Re: The Green and Gold Roads to Open Access

From: Stevan Harnad <>
Date: Wed, 7 Dec 2005 19:31:04 +0000

On Wed, 7 Dec 2005, Lesley Perkins wrote:

> I believe that open access is a GOOD THING that will ultimately benefit
> EVERYONE, and it seems to me that the biggest challenge is breaking
> down the resistance to OA publishing among the academic researchers and
> authors themselves.

Lesley, the first and most important thing is to know, and remember, that
"OA" is not synonynous with "OA Publishing." There are two (largely independent)
roads to 100% OA = immediate, permanent, free full-text on-line access to the
articles published in peer-reviewed research journals:

(1) The "golden" road of publishing the articles in OA journals (journals that
make their online contents freely available; some of them also use the
author-instution-end cost-recovery model; some don't).

(2) The "green" road of publishing the articles in non-OA journals, but also
self-archiving the finally refereed drafts (postprints) in the author's
Institutional Repository (IR) or in a central one.

Resistance against OA publishing is not resistance against OA unless it is also
resistance against OA self-archiving. And resistance is only worthy of
consideration if it has reasons and evidence to back it up.

> What do you say, or do, or demonstrate, to academic researchers to
> convince them that publishing their articles in an open access venue is
> a good and smart thing to do, not only for them (and their career), but
> also for anyone else who has an interest in reading their articles?

First, you should drop the terminology of "publishing in an open access venue"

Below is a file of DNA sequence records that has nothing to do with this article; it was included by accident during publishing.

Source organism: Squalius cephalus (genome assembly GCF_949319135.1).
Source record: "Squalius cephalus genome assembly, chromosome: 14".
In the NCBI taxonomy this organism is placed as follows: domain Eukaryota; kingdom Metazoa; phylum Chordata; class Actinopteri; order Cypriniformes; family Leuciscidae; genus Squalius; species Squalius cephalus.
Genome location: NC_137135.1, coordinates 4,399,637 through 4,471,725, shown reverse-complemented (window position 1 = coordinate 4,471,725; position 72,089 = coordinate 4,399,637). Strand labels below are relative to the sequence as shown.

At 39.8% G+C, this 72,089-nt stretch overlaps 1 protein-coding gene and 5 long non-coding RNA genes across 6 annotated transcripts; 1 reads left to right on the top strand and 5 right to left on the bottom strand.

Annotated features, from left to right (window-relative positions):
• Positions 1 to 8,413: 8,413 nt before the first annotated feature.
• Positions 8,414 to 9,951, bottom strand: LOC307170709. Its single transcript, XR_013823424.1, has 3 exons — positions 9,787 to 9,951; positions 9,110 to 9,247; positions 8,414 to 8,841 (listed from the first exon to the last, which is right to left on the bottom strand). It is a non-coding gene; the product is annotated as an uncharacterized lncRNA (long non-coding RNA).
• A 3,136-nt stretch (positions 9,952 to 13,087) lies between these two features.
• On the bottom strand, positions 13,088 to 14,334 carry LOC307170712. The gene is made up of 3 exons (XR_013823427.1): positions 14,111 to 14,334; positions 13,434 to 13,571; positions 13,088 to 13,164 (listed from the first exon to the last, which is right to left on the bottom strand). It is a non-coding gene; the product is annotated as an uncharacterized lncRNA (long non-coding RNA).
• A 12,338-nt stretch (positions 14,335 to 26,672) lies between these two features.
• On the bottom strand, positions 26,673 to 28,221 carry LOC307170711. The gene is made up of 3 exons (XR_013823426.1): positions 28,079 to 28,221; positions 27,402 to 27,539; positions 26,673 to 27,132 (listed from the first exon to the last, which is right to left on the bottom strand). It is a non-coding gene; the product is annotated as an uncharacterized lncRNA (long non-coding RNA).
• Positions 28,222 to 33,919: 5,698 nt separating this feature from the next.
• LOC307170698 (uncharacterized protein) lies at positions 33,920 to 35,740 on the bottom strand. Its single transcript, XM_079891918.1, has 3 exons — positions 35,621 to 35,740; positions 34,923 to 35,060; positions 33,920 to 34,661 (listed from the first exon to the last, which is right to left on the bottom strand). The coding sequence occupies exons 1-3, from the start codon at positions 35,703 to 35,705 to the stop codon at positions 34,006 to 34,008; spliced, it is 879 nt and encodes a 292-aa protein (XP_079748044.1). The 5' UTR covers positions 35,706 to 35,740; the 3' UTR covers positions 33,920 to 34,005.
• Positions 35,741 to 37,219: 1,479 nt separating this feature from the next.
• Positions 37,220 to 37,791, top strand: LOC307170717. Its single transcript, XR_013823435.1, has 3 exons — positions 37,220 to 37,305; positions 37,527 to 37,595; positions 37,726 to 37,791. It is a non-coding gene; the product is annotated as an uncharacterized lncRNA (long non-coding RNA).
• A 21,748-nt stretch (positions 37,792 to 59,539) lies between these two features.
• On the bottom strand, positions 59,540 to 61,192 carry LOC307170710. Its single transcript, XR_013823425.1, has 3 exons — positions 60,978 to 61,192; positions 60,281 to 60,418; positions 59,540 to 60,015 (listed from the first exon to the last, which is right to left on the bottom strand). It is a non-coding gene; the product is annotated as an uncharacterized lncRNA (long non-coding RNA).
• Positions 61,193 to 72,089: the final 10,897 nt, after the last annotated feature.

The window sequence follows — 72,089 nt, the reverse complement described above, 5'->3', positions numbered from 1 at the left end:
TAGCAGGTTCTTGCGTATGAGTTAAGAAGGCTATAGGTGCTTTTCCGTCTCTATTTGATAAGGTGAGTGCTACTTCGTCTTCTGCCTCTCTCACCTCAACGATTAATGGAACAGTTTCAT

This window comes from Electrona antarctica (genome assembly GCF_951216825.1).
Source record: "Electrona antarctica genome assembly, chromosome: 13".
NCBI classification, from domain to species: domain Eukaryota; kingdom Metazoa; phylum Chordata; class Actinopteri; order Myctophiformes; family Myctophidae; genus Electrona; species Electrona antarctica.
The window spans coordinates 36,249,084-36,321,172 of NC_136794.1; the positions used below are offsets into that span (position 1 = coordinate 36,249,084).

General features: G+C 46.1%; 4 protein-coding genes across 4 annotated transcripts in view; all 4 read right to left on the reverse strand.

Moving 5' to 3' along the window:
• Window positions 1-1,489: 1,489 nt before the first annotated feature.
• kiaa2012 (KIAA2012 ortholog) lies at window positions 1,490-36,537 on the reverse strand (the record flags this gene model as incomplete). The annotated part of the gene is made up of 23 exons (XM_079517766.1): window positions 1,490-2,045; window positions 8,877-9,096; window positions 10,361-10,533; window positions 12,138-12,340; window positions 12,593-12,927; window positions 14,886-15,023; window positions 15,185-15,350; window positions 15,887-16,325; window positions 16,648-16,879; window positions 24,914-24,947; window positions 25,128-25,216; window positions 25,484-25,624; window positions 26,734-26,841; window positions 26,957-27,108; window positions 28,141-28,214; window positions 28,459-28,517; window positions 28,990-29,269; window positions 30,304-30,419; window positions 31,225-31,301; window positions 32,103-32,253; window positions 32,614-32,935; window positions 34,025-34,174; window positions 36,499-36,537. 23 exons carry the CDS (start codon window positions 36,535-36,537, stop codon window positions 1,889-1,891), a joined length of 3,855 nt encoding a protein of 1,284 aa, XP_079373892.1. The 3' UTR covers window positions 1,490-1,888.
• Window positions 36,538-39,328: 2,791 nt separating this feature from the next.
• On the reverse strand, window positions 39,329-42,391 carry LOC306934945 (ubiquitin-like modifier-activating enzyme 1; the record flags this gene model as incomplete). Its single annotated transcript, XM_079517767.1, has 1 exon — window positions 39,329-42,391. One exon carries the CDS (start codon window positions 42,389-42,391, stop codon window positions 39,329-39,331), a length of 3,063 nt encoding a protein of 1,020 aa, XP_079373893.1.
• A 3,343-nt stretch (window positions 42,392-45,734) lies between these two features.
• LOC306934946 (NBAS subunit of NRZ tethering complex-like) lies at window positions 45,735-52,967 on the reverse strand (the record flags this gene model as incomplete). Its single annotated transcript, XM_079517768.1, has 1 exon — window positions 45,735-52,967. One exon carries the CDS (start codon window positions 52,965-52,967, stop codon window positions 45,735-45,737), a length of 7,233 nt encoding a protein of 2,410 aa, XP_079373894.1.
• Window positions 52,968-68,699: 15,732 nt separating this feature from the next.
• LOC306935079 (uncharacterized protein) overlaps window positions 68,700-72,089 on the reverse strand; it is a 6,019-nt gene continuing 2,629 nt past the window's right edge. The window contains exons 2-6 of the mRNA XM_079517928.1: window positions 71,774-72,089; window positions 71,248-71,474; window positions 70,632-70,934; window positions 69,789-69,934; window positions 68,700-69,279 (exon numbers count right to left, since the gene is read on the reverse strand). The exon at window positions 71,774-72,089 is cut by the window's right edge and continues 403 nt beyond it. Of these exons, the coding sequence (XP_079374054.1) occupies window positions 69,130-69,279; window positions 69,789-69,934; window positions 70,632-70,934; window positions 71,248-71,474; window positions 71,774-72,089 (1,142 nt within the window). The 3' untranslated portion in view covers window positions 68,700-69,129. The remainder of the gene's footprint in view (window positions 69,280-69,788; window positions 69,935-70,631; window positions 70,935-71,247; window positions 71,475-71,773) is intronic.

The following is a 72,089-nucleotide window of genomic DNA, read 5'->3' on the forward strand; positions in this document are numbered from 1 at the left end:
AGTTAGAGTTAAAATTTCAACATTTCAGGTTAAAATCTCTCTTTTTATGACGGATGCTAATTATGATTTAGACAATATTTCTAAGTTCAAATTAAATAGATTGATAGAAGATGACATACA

(inherited from the one one-sided, gold-biassed Bethesda Statement, and its
successor, the 1st draft of the Berlin Declaration -- since corrected by Berlin
3): OA is providing immediate, permanent, free full-text on-line access to the
articles published in peer-reviewed research journals -- either by publishing in
an OA journal or by publishing in an non-OA journal and making the article OA by
self-archiving it.

*That* is what it is a smart thing to do. And the evidence that it is smart is
that it enhances research impact by 25%-250% or more. See:

    Bibliography of Findings on the Open Access Impact Advantage

> Specific examples of things you've tried that seemed to "get through"
> would be helpful. For example, do you use charts, statistics, and
> diagrams? or do you hold workshops, seminars, instructional sessions on
> how an IR or an OA journal works?

Yes, and they are all available for you to use too at:


Chrs, Stevan
Received on Wed Dec 07 2005 - 19:34:44 GMT

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